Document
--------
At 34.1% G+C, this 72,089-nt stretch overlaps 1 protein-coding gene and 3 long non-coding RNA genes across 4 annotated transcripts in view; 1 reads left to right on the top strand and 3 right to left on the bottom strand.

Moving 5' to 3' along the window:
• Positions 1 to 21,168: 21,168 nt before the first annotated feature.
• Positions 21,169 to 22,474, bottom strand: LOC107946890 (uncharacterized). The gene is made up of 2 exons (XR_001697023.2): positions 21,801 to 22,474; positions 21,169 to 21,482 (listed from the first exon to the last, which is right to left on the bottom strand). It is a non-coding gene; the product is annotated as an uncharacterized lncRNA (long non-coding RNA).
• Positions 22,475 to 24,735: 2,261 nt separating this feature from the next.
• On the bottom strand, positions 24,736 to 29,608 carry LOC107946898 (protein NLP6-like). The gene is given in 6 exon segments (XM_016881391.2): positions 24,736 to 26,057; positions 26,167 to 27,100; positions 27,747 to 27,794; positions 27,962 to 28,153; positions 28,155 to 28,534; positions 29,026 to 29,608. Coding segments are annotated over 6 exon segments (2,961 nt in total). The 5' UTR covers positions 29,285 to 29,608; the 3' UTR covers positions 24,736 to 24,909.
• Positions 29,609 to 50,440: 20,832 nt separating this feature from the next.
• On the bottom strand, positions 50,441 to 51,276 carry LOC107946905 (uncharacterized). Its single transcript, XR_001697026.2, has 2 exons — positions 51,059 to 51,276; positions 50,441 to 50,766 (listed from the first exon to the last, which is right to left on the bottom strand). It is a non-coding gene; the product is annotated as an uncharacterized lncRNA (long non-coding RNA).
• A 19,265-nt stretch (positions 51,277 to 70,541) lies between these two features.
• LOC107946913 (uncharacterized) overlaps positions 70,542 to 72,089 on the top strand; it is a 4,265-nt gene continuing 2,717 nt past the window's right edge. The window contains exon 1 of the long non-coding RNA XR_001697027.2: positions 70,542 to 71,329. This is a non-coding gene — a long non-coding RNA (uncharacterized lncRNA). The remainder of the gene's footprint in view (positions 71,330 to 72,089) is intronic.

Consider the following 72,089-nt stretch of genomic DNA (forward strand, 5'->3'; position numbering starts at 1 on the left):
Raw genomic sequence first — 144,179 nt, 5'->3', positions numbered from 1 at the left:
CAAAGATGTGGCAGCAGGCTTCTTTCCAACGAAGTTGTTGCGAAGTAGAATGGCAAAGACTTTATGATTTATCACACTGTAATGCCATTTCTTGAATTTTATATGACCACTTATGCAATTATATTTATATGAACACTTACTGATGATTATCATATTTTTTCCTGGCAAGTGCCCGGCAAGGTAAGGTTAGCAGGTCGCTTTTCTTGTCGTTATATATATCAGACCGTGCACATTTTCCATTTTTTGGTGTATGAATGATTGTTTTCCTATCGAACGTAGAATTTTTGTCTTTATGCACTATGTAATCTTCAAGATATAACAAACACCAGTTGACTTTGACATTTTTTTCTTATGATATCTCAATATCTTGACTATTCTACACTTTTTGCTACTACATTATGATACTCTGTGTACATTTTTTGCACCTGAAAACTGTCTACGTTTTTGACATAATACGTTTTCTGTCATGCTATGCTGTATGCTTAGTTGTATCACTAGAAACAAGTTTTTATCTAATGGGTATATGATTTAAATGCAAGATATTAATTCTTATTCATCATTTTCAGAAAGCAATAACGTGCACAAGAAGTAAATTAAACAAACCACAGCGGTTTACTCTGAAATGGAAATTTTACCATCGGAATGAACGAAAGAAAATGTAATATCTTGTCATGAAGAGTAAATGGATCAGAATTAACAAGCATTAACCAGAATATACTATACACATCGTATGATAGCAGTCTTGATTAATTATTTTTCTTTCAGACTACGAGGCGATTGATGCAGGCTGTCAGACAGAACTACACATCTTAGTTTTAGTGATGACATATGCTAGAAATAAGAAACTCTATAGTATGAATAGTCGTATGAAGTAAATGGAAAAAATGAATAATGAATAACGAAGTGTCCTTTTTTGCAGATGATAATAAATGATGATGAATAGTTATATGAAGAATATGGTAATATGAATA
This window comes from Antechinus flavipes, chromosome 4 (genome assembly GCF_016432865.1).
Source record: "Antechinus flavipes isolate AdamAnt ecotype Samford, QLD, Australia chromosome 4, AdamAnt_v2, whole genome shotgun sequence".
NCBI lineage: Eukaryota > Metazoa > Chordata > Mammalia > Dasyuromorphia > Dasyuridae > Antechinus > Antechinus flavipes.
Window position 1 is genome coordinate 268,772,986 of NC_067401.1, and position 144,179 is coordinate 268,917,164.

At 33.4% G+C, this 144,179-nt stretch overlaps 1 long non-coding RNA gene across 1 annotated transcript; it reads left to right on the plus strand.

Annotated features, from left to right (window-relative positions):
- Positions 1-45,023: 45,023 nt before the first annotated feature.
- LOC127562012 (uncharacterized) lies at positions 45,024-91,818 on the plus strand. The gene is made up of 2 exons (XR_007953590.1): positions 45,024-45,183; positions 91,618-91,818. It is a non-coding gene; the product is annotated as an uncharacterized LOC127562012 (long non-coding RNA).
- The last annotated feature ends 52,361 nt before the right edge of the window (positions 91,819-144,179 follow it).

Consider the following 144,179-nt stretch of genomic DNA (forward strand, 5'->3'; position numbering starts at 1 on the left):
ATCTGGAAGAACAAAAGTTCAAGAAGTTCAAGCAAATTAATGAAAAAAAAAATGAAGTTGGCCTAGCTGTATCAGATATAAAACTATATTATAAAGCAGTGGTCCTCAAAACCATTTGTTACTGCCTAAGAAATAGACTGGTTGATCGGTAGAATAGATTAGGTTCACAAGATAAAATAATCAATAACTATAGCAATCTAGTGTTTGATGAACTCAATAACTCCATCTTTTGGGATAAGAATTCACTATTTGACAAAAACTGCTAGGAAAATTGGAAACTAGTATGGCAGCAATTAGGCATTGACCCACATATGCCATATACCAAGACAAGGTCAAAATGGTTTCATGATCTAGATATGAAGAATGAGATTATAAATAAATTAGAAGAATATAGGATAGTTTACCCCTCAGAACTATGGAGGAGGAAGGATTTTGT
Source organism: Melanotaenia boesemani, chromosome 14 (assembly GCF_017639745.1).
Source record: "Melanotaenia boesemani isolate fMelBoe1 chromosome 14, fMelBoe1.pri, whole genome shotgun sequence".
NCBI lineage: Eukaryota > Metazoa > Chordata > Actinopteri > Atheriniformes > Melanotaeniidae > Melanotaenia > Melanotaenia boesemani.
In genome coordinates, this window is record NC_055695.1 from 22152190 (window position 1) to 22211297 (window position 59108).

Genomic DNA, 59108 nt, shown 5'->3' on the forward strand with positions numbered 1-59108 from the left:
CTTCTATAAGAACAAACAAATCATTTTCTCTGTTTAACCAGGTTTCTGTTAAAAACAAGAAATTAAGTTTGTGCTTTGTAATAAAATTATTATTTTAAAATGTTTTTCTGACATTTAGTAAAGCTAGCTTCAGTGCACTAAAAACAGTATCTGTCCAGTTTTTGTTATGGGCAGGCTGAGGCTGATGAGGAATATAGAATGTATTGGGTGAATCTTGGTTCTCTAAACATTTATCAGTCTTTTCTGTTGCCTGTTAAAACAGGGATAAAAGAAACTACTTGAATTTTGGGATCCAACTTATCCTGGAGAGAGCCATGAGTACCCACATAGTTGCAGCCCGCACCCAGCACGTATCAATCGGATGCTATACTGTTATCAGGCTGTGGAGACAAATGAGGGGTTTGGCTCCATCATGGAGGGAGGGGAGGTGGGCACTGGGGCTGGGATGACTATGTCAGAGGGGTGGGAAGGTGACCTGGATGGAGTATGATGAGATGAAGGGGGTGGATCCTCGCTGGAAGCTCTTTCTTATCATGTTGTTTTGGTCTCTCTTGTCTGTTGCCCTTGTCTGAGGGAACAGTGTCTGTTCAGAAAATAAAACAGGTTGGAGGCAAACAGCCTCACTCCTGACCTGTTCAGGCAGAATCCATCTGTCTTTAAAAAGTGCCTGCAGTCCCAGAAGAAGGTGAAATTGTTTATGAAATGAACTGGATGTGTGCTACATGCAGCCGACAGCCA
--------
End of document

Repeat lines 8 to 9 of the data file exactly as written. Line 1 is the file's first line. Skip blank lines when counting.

• On the bottom strand, positions 50,441 to 51,276 carry LOC107946905 (uncharacterized). Its single transcript, XR_001697026.2, has 2 exons — positions 51,059 to 51,276; positions 50,441 to 50,766 (listed from the first exon to the last, which is right to left on the bottom strand). It is a non-coding gene; the product is annotated as an uncharacterized lncRNA (long non-coding RNA).
• A 19,265-nt stretch (positions 51,277 to 70,541) lies between these two features.